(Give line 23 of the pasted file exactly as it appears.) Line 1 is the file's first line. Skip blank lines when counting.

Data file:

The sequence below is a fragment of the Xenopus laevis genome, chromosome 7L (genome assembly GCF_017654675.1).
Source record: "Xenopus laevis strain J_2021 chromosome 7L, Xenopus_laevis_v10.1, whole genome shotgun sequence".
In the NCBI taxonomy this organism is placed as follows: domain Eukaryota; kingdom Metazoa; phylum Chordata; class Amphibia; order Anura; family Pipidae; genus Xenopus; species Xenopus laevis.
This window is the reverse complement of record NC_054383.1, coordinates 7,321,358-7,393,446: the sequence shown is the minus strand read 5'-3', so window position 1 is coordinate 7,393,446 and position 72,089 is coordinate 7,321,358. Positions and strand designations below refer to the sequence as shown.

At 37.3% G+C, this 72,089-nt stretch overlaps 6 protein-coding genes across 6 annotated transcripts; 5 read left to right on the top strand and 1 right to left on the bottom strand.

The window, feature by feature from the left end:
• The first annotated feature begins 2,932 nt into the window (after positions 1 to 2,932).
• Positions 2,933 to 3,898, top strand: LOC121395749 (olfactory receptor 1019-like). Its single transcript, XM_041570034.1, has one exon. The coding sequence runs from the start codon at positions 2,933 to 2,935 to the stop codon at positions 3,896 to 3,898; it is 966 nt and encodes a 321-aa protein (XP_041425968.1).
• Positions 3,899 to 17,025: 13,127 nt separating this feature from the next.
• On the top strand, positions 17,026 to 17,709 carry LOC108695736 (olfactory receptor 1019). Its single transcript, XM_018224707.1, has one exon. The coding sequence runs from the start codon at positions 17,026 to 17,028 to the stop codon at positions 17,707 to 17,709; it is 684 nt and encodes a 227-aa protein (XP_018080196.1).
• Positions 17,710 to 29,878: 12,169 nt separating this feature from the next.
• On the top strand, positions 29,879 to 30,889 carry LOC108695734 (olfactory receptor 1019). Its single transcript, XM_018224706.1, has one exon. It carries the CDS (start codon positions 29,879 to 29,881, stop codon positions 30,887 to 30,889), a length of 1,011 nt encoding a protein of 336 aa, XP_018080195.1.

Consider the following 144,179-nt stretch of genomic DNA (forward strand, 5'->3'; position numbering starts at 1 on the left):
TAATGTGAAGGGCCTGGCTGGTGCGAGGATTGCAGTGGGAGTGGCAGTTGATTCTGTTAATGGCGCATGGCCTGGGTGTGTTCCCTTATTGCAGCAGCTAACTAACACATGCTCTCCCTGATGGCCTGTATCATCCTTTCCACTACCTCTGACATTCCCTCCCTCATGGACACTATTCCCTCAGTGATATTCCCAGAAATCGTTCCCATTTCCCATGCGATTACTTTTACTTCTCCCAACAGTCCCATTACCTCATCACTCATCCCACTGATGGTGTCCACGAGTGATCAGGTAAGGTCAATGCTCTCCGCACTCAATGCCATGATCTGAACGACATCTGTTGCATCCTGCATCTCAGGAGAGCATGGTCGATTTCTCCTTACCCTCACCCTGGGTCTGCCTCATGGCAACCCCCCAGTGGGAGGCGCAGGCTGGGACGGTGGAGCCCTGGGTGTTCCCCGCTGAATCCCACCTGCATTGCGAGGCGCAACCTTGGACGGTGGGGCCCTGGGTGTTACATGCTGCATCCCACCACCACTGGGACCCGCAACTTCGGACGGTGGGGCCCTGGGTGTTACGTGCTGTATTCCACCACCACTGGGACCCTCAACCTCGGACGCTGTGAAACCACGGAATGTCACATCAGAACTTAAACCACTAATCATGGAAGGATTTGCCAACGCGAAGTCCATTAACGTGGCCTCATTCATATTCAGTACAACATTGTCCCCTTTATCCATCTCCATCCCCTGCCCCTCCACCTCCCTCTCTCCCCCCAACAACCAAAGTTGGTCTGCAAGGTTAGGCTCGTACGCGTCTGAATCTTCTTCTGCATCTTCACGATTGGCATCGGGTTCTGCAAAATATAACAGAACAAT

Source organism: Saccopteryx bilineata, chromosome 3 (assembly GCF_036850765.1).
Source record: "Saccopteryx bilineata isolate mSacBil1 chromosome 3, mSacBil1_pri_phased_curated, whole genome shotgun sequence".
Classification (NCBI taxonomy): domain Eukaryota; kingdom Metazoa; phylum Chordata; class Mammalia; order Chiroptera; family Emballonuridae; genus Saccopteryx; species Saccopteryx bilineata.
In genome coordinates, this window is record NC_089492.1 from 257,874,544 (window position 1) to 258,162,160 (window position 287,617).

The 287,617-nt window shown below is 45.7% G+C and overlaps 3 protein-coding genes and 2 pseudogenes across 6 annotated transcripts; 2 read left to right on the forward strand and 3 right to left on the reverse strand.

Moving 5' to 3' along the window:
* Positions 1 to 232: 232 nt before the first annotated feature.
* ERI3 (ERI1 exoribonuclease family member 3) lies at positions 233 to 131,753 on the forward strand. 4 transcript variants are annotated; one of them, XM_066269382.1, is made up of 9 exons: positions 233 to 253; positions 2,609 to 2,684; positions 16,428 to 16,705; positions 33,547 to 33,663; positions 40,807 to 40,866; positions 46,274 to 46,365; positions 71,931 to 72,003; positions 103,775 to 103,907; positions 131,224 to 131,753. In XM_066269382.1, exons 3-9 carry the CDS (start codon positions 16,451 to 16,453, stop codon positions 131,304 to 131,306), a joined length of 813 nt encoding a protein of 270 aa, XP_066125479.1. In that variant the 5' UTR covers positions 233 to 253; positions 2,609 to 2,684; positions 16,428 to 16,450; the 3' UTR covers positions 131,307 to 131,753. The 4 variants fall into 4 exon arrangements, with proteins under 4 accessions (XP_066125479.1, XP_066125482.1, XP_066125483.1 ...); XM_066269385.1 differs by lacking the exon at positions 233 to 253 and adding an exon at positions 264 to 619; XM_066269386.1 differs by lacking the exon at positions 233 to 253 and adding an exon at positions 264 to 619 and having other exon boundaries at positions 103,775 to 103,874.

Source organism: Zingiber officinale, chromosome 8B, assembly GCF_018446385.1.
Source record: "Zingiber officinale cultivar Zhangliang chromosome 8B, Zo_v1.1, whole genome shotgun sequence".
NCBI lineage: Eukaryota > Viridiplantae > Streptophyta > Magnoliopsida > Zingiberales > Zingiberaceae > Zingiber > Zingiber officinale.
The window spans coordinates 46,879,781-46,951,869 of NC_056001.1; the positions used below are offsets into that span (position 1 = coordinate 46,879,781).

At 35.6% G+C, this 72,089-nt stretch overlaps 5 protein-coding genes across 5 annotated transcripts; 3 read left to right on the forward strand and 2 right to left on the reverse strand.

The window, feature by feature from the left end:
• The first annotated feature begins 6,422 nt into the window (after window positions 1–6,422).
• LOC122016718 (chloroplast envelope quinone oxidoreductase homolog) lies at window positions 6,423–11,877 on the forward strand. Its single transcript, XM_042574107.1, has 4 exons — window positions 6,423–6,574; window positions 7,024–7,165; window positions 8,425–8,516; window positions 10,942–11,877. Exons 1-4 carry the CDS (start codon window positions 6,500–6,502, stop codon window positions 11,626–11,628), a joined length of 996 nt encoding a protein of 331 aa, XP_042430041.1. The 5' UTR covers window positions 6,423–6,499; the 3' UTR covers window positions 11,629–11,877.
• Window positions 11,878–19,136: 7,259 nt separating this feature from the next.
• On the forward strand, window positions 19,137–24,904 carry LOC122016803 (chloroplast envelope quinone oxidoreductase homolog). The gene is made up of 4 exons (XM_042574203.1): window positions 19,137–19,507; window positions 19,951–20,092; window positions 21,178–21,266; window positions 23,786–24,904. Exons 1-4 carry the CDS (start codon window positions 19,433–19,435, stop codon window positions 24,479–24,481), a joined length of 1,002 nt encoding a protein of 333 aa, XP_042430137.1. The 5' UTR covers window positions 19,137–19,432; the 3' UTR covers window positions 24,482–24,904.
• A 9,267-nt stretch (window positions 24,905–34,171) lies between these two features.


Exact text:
Source organism: Zingiber officinale, chromosome 8B, assembly GCF_018446385.1.